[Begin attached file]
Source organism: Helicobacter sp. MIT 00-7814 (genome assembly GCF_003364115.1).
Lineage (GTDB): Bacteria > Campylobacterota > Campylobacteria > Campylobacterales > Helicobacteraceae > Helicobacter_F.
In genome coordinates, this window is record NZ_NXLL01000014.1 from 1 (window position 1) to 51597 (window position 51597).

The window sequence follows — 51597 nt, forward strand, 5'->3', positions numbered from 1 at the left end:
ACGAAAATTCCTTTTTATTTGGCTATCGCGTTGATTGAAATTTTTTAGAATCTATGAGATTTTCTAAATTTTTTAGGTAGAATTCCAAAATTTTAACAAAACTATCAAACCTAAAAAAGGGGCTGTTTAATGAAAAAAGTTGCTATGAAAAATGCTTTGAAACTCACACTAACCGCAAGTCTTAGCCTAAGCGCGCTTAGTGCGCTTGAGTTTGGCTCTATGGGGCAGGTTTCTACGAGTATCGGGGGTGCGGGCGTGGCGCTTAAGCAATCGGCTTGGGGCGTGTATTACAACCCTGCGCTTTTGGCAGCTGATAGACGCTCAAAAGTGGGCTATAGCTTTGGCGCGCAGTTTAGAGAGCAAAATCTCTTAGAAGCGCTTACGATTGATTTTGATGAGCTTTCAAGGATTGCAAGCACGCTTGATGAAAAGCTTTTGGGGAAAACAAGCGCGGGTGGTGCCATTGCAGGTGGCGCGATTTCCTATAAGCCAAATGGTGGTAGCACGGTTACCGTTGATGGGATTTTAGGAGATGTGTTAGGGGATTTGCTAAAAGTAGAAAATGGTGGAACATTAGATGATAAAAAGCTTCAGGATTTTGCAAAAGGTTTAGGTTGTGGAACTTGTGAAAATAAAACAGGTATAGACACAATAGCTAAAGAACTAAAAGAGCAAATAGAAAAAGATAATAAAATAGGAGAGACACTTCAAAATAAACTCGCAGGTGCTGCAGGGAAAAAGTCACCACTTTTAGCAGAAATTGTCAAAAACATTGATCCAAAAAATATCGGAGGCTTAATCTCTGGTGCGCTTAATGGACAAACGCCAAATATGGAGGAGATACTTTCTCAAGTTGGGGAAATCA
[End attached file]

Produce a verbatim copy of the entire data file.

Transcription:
Source organism: Helicobacter sp. MIT 00-7814 (genome assembly GCF_003364115.1).
Lineage (GTDB): Bacteria > Campylobacterota > Campylobacteria > Campylobacterales > Helicobacteraceae > Helicobacter_F.
In genome coordinates, this window is record NZ_NXLL01000014.1 from 1 (window position 1) to 51597 (window position 51597).

The window sequence follows — 51597 nt, forward strand, 5'->3', positions numbered from 1 at the left end:
ACGAAAATTCCTTTTTATTTGGCTATCGCGTTGATTGAAATTTTTTAGAATCTATGAGATTTTCTAAATTTTTTAGGTAGAATTCCAAAATTTTAACAAAACTATCAAACCTAAAAAAGGGGCTGTTTAATGAAAAAAGTTGCTATGAAAAATGCTTTGAAACTCACACTAACCGCAAGTCTTAGCCTAAGCGCGCTTAGTGCGCTTGAGTTTGGCTCTATGGGGCAGGTTTCTACGAGTATCGGGGGTGCGGGCGTGGCGCTTAAGCAATCGGCTTGGGGCGTGTATTACAACCCTGCGCTTTTGGCAGCTGATAGACGCTCAAAAGTGGGCTATAGCTTTGGCGCGCAGTTTAGAGAGCAAAATCTCTTAGAAGCGCTTACGATTGATTTTGATGAGCTTTCAAGGATTGCAAGCACGCTTGATGAAAAGCTTTTGGGGAAAACAAGCGCGGGTGGTGCCATTGCAGGTGGCGCGATTTCCTATAAGCCAAATGGTGGTAGCACGGTTACCGTTGATGGGATTTTAGGAGATGTGTTAGGGGATTTGCTAAAAGTAGAAAATGGTGGAACATTAGATGATAAAAAGCTTCAGGATTTTGCAAAAGGTTTAGGTTGTGGAACTTGTGAAAATAAAACAGGTATAGACACAATAGCTAAAGAACTAAAAGAGCAAATAGAAAAAGATAATAAAATAGGAGAGACACTTCAAAATAAACTCGCAGGTGCTGCAGGGAAAAAGTCACCACTTTTAGCAGAAATTGTCAAAAACATTGATCCAAAAAATATCGGAGGCTTAATCTCTGGTGCGCTTAATGGACAAACGCCAAATATGGAGGAGATACTTTCTCAAGTTGGGGAAATCA